Unfortunately, this sort of dogmatic and unscientific approach to science is becoming more prevalent the more science becomes divorced from its Christian roots. It also trickles down to the popular level, especially with the “I f—ing love science” crowd. These are the people who neither understand how science works nor respect its limitations. You can often recognize them by the way they declare “evolution is a fact” or say that the science of climate change is “settled” or refer to anyone who is skeptical of popular opinion as a “denier.”

But it’s not just the science fetishizers; many people, even some who practice science, fail to understand that science is not merely a body of facts and explanations, but that it’s a system of knowledge held together by a particular worldview. This is what’s referred to as the philosophy of science. From Wikipedia:

Philosophy of science is a branch of philosophy concerned with the foundations, methods, and implications of science. The central questions concern what counts as science, the reliability of scientific theories, and the purpose of science.

However, we can express it more simply:

  • The purpose of science is the search for truth about our material universe.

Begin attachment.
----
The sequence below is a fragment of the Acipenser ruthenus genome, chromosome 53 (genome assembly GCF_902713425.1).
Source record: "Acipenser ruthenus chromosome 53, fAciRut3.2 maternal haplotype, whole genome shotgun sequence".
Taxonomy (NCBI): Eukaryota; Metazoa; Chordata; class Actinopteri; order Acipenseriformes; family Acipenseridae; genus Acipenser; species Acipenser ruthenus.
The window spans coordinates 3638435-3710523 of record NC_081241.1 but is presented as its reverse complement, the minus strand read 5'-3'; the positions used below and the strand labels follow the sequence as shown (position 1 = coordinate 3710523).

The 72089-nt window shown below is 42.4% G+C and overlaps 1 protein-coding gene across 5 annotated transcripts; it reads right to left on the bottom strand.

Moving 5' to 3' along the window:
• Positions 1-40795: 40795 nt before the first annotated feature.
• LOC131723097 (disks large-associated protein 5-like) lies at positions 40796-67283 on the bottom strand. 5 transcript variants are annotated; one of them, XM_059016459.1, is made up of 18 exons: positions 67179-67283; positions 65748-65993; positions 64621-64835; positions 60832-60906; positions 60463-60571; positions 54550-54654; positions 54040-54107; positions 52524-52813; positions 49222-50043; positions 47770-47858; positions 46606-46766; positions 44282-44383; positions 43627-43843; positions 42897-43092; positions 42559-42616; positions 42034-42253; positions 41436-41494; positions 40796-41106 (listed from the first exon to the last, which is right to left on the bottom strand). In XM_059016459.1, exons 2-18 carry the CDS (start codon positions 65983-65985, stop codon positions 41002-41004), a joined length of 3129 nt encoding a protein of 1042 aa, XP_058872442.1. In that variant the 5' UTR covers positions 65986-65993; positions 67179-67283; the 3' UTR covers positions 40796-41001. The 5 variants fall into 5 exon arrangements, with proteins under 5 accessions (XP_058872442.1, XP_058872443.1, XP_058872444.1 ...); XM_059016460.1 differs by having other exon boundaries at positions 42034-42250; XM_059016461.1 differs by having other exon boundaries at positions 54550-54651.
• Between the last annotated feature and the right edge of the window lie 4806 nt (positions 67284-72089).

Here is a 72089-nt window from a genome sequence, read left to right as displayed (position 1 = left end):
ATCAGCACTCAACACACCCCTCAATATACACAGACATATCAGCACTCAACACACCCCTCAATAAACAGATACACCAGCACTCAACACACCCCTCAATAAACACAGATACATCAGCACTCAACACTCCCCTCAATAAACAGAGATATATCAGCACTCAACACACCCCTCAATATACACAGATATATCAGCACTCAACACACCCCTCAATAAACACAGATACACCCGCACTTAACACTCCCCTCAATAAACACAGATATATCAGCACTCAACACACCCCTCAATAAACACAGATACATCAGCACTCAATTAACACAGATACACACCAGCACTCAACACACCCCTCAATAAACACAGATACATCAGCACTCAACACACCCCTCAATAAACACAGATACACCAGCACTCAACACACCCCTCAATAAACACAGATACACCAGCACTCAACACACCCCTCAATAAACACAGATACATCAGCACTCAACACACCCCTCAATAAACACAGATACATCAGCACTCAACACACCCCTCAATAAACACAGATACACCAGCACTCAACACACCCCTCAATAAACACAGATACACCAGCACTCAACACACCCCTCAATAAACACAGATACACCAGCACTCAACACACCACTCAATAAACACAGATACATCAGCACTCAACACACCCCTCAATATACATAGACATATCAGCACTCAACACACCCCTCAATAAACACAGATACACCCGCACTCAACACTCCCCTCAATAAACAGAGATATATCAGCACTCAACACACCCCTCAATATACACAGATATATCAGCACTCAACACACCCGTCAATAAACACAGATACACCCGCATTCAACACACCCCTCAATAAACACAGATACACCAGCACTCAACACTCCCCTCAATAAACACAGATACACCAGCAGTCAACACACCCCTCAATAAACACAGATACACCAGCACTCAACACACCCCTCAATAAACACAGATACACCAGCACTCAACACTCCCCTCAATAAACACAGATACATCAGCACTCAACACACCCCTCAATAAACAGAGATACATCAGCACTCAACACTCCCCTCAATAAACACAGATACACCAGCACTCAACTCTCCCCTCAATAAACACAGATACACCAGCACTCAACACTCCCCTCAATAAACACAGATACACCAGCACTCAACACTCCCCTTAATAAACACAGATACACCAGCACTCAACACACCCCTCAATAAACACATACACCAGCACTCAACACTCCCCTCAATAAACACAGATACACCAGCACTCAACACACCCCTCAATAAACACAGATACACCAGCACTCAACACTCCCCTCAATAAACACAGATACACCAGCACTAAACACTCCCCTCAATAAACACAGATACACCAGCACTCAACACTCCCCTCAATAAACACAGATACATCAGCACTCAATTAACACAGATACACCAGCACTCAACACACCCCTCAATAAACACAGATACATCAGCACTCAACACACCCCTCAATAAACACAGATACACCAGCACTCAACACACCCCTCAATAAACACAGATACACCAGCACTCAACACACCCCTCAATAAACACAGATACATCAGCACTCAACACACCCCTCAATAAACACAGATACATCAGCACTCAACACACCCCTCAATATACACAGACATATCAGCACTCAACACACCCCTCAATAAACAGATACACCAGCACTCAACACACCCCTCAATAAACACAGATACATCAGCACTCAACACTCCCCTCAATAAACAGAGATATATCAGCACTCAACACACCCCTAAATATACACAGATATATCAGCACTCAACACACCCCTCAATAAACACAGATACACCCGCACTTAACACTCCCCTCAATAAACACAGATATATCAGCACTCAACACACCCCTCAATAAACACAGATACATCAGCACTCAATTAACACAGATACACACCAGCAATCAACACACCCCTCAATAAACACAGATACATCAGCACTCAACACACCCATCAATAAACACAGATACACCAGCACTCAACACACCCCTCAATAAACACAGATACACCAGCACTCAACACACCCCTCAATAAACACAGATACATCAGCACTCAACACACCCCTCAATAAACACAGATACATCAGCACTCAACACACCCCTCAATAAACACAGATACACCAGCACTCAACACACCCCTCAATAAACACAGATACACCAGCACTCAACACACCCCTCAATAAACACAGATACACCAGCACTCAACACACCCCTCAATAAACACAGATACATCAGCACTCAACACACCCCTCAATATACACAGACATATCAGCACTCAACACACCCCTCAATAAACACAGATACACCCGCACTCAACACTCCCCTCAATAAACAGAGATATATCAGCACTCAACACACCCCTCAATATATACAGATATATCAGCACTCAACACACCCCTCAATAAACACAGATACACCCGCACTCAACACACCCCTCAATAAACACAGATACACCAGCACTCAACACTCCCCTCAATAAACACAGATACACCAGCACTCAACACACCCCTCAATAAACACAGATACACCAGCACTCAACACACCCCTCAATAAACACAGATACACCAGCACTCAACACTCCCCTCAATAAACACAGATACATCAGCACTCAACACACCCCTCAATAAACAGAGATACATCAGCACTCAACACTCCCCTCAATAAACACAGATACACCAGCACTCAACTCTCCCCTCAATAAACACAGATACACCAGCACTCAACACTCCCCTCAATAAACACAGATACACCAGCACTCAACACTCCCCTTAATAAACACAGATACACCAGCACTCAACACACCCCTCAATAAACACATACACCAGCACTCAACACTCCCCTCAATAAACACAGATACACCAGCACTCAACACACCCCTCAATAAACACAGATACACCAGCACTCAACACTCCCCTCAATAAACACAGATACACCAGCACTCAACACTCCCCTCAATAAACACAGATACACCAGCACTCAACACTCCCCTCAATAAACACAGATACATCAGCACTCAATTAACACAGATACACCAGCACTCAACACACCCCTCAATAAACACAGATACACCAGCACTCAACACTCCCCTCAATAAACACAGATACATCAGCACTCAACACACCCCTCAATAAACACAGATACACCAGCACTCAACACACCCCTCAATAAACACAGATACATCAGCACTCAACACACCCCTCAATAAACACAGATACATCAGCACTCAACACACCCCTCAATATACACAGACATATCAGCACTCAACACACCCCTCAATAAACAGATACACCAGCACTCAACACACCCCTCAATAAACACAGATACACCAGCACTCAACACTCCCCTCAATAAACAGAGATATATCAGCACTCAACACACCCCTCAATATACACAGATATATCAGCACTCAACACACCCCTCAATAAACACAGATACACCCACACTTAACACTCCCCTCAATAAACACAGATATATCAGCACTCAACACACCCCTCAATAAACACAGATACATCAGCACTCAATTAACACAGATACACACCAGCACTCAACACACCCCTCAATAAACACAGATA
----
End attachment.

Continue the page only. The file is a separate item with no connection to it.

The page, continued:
• Any discipline or process that follows all of the available evidence counts as science.
  • The scientific pursuit of truth is based on the faith that our universe (including our own minds) operates according to natural laws.
  • Everything else is elaboration and details.

Recently, I discussed the Christian foundation of modern science, which consists of three core principles:

  1. Christian belief: the utterly counterintuitive biblical notion of linear time.
  2. Christian faith: faith in a deliberately ordered and knowable universe created by a rational being.
  3. Christian purpose: the obligation to test every claim; an obligation to understand God through study of the natural world.

There would be no modern science without #1 and #2. I said in a previous post that it could perhaps be argued, in principle, that while #3 did in fact play a significant role in the development of modern science, it was not absolutely necessary. In practice, however, I believe #3 is as essential as the first two.